Making the Smart(er)phone

Teens joining race to develop the next chart-topping apps

By Eric Farlow | Westwood Christian School

Tushar Singal is like most high school students who use technology.

The 16-year-old Pembroke Pines sophomore plays video games, connects with his friends on Facebook and spends time on the Internet watching videos.

But unlike most high school students who tend only to use technology to consume media, Singal is creating his own apps.

“A lot of my friends really don’t get it [app development], “ said Singal, who is developing his first app. “Some of my friends are actually interested in it [app development], and they also want to learn, and the rest just don’t care.”

Singal is one of an increasing number of teenagers learning how to develop apps. With more than 15 billion iPhone apps having been downloaded since 2008 and more Americans switching to smartphones every month, these teens are poised to have bright futures in programming.

“Many people don’t realize that behind every program that you have, there are hundreds of lines of code,” Singal said. “You are going to come across a lot of problems, and they are going to take hours and hours to solve.”

Apps are mobile programs that let users customize their phone with different capabilities ranging from word processing to social networking to games.

Research by Ericcson, a telecommunications provider, concludes that 35 percent of iPhone and Android owners use apps before they get out of bed in the morning.

There are more than 675,000 apps available in the Android Market and iPhone App Store combined, which are the two most popular app outlets. Apple recently announced that developers have made more than $2.5 billion from App Store sales.

Carlos Icaza, CEO of Ansca Mobile in Palo Alto, Calif., admires how today’s youth have so many creative ideas, and are full of energy. Icaza has developed Corona, a computer program that lets developers create apps more quickly and easily.

Icaza sees young app developers as artists, and the device that their apps will run on are the canvas.

“Your canvas is the size of your palm,” Icaza said.

The fame of Icaza’s program was due in part to a young developer who had a great idea for an app and executed it well.

With such a thriving app ecosystem, many developers have made thousands and sometimes millions building apps. Because the new generation has grown up with technology, they can learn how to do complex app development with more ease than older developers, Icaza said.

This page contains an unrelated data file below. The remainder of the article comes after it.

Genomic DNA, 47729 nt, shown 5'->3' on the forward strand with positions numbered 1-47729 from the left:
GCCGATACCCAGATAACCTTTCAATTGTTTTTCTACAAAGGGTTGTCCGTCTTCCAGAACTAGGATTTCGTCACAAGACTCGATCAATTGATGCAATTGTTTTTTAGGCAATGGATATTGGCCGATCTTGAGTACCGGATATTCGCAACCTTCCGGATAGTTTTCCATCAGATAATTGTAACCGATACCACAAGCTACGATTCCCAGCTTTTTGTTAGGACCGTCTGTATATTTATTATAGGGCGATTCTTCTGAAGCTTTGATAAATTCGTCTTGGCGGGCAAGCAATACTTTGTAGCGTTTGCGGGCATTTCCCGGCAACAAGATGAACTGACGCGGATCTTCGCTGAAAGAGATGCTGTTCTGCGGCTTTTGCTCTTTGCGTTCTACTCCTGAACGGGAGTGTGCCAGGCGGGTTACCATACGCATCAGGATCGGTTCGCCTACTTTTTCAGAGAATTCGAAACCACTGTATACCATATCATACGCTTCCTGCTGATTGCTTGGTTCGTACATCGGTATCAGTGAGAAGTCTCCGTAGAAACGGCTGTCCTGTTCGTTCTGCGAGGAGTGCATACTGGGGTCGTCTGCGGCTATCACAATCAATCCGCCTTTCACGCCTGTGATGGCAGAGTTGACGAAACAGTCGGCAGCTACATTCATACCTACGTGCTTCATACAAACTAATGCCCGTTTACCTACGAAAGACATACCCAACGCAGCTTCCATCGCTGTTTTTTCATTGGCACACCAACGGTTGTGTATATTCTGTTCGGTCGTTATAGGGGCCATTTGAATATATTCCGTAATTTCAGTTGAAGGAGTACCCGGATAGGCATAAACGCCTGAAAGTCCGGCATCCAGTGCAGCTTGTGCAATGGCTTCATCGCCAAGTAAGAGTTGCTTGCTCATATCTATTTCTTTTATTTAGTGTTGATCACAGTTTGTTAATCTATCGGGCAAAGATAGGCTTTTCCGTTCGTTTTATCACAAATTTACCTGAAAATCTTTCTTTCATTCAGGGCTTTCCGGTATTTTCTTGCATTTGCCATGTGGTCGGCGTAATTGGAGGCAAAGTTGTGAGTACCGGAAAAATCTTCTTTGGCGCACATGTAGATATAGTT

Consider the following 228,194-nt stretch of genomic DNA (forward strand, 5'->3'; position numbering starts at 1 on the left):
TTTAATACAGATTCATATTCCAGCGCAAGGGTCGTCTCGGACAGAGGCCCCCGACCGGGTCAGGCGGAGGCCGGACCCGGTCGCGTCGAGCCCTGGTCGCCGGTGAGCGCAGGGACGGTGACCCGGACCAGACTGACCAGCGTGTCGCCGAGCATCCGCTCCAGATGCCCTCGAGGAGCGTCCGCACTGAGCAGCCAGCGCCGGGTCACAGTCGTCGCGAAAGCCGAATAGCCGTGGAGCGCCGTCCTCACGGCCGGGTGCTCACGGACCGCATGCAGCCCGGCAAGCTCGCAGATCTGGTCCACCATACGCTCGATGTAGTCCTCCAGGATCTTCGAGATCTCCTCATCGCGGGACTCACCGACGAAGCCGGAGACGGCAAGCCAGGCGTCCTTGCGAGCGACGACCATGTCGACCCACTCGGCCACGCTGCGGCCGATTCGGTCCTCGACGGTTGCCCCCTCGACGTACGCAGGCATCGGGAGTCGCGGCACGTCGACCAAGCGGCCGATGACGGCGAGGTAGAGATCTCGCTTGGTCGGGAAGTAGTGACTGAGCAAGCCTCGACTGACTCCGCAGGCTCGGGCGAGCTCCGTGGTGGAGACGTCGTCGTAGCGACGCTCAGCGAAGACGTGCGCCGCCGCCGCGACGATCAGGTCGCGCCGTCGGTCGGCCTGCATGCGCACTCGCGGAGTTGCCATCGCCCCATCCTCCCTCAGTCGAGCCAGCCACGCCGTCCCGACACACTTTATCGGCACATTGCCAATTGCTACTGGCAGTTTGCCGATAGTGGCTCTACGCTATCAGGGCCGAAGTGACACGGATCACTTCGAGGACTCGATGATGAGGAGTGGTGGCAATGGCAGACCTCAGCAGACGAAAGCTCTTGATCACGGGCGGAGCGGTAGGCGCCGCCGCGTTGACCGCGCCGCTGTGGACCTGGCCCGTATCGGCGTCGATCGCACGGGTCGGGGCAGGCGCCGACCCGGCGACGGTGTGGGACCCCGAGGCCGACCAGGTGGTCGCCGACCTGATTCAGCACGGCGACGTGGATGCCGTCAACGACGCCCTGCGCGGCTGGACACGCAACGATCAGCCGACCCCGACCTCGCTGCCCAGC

Teenagers also have another advantage, Icaza said. With today’s wealth of information about programming, it is as easy as going on YouTube and searching “app development” to learn how to develop apps instead of majoring in computer science. Amazon offers more than 400 books on how to build iPhone applications.

Another way to learn how to make apps is to watch Stanford University’s free podcasts on iTunes. These podcasts are recordings from a real college course offered by the university, and the lectures are available online to watch anywhere, anytime.

Robert Nay typifies a teenager who has seen success developing smartphone apps. The Utah 14-year-old developed the “Bubble Ball” app, which was January’s top downloaded free app in Apple’s iPhone App Store. It’s a puzzle game where the player manipulates obstacles to move a bubble to the goal.

Nay’s motivation for the app was simple.

“I had an iPod Touch, and I liked it, so I wanted to make a game for it,” Nay said. “I wanted to make something that I would like to play.”

Although many teen app developers dream of achieving Nay’s level of success, Singal knows it takes time to build a popular app like “Angry Birds” or Nay’s “Bubble Ball.”

Singal, who anticipates making thousands when his calculator-type app is released, hopes his future developments will be even more complex.

“It is surprising to see that a 13-year-old can make hundreds of thousands of dollars when everyone else in his class has no idea what he is doing,” Singal said.

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